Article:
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Research reveals early intervention provides key to increased IQ in children with autism

Published: 
26 April 2007

Intensive intervention given to toddlers with autism as young as three years old can significantly raise IQ levels, potentially allowing them to benefit from mainstream education, new research has revealed.

Researchers at the University of Southampton, led by Professor Bob Remington of the School of Psychology and Professor Richard Hastings (now at Bangor University), undertook a study into the impact of two years of Early Intensive Behavioural Intervention (EIBI).

The results of the Southampton Childhood Autism programme (SCAmP) show that a group of children who received two years of intensive tutoring - or early intervention - had higher IQs, more advanced language and better daily living skills than similar children receiving standard educational provision.

IQ increased for two thirds of the children receiving the early intervention and 'very substantially' for more than a quarter of them. For example one child moved from an IQ of 30 up to 70; another from an IQ of 72 to 115. Most of the population of the UK has an IQ of between 85 and 115.

In what was a 'tough test' into whether EIBI could prove beneficial, specially trained staff and parents taught children with autism a wide range of skills in their own homes for 25 hours a week. Teaching was individualised to take full advantage of each child's abilities and focus on areas of need; each lesson was carefully broken down into easy steps and children received constant praise and other rewards for their successes.

"This form of teaching can, in many cases, lead to major change and enhance the life chances of children with autism," said Professor Remington. "In practice, the positive changes we see in IQ, language and daily living skills can make a real difference to the future lives of children with autism.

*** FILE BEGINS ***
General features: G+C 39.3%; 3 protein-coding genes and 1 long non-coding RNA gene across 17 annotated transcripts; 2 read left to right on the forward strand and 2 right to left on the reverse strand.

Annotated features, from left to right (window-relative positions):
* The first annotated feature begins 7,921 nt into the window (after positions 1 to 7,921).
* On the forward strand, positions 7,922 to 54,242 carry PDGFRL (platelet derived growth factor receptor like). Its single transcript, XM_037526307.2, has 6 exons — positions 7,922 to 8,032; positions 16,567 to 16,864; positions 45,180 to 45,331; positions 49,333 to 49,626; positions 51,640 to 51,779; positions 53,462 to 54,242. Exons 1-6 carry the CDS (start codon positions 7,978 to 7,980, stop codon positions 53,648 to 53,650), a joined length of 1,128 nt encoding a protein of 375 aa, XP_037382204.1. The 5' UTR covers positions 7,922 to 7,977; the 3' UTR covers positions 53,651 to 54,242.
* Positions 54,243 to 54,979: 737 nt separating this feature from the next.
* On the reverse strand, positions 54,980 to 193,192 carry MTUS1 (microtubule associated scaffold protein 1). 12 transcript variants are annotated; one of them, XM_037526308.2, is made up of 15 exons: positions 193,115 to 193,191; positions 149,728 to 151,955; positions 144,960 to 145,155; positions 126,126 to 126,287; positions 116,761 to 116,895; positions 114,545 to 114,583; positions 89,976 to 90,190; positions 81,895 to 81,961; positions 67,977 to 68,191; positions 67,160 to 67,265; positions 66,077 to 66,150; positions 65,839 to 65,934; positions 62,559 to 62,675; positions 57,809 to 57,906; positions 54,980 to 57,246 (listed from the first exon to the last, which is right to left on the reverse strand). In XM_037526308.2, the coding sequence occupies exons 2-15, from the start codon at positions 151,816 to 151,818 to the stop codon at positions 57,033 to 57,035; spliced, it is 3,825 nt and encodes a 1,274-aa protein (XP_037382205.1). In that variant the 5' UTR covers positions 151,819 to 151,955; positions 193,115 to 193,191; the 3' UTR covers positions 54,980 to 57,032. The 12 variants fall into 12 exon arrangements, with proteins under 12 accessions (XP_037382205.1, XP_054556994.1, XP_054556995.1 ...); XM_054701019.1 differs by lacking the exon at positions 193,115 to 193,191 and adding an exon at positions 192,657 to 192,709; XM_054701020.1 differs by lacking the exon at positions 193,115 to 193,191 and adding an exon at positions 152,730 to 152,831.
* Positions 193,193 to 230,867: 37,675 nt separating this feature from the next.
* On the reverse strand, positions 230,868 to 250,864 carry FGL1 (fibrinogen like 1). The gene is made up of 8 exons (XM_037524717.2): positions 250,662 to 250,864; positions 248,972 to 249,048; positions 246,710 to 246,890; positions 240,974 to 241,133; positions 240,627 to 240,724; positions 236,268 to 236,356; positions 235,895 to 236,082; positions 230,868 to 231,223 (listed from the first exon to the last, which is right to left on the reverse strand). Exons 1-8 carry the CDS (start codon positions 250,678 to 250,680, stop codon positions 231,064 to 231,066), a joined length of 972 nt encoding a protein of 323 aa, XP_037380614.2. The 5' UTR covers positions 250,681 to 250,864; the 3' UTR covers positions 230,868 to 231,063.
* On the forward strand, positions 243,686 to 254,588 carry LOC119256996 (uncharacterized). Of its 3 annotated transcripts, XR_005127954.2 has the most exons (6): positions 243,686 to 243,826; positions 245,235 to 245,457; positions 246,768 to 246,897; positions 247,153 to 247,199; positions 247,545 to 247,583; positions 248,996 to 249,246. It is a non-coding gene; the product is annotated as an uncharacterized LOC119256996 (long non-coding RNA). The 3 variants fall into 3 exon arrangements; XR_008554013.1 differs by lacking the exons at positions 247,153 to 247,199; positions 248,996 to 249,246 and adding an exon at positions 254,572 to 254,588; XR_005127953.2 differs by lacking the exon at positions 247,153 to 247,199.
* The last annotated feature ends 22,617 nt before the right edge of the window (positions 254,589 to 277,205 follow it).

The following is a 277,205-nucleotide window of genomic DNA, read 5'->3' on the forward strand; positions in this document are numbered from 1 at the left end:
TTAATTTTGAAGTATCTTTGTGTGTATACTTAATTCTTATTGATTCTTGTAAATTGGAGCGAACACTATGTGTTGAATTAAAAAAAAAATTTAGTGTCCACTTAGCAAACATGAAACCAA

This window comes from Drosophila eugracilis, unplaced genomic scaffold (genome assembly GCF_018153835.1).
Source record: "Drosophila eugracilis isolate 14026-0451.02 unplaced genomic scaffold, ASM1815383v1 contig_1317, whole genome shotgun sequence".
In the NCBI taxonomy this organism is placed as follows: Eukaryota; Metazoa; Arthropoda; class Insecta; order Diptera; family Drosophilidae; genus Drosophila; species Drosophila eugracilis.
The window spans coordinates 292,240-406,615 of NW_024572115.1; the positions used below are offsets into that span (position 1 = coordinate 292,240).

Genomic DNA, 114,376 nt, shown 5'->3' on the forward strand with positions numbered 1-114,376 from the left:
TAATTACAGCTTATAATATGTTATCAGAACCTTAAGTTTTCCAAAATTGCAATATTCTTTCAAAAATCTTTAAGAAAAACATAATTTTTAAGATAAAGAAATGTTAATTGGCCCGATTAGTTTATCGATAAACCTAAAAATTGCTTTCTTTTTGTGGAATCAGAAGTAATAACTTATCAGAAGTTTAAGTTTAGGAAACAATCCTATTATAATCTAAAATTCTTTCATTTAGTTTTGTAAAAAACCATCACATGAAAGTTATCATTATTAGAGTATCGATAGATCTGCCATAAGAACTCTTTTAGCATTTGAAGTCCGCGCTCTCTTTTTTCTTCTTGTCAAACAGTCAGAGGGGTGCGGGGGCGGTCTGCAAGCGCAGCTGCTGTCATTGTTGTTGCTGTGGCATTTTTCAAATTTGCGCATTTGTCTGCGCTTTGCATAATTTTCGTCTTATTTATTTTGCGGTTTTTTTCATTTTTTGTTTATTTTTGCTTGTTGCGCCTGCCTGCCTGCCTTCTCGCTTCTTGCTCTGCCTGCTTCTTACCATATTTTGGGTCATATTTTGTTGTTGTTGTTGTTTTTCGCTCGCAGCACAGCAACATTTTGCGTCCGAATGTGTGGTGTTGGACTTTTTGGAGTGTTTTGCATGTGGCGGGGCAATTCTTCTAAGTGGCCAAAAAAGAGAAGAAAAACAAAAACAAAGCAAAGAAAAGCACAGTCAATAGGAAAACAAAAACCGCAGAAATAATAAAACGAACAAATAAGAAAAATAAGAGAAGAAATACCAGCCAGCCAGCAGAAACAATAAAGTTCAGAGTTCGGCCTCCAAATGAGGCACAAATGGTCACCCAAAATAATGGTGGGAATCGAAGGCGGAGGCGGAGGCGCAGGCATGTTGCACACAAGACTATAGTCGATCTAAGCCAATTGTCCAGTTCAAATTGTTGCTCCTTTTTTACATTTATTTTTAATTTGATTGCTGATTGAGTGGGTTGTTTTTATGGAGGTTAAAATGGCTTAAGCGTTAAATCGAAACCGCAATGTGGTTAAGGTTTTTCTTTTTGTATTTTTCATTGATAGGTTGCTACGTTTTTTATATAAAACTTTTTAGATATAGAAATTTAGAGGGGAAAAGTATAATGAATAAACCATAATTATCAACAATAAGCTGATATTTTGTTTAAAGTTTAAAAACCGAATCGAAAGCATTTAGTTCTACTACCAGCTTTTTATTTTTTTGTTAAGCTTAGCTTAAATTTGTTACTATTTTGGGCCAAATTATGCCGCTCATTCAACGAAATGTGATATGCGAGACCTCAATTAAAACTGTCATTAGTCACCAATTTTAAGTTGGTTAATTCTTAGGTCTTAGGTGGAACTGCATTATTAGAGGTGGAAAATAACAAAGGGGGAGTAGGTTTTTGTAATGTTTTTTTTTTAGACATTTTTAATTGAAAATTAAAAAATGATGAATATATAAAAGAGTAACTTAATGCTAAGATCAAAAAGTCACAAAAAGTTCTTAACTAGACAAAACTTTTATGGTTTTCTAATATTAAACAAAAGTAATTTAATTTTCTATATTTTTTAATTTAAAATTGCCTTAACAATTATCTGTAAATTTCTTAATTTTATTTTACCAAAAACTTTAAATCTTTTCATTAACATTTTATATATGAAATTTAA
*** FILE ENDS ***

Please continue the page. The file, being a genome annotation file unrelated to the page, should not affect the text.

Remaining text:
"But those embarking on EIBI should prepare for some hard work. Twenty five hours of home therapy a week is a big commitment for children and parents alike. Before the research began we wondered if such intensive work would increase the emotional and psychological demands of childrearing, as teaching basic skills needs a lot of dedication and patience and family organisation has to adapt to the ever-present home tutors.

"In fact most parents took this in their stride. The reasons are clear. It's harder to be helpless than it is to get involved in teaching, and in most cases our parents saw rapid improvements in their children's skills and behaviour."

An estimated 535,000 people in the UK are living with a condition on the autism spectrum.

The SCAmP team is embarking on a follow-up study with those children who took part in the research to establish how long-lasting the effects of the treatment are and how benefits can be extended.

Related Staff Member

Notes for editors

  1. The results were announced by Geoffrey Maddrell, chairman of charity Research Autism, the UK's independent expert body into autistic therapies (interventions) at an event organised by the charity and attended by John Hutton, Secretary of State for Work and Pensions, to launch the world's first information centre for autism interventions.
  2. The research was funded by several UK charities including Research Autism, The Health Foundation and The Esmée Fairbairn Foundation.
  3. A copy of the report is available from Media Relations on request.
  4. The University of Southampton is a leading UK teaching and research institution with a global reputation for leading-edge research and scholarship. It is one of the UK's top 10 research universities, offering first-rate opportunities and facilities for study and research across a wide range of subjects in humanities, health, science and engineering. The University has around 20,000 students and over 5000 staff. Its annual turnover is in the region of £310 million.

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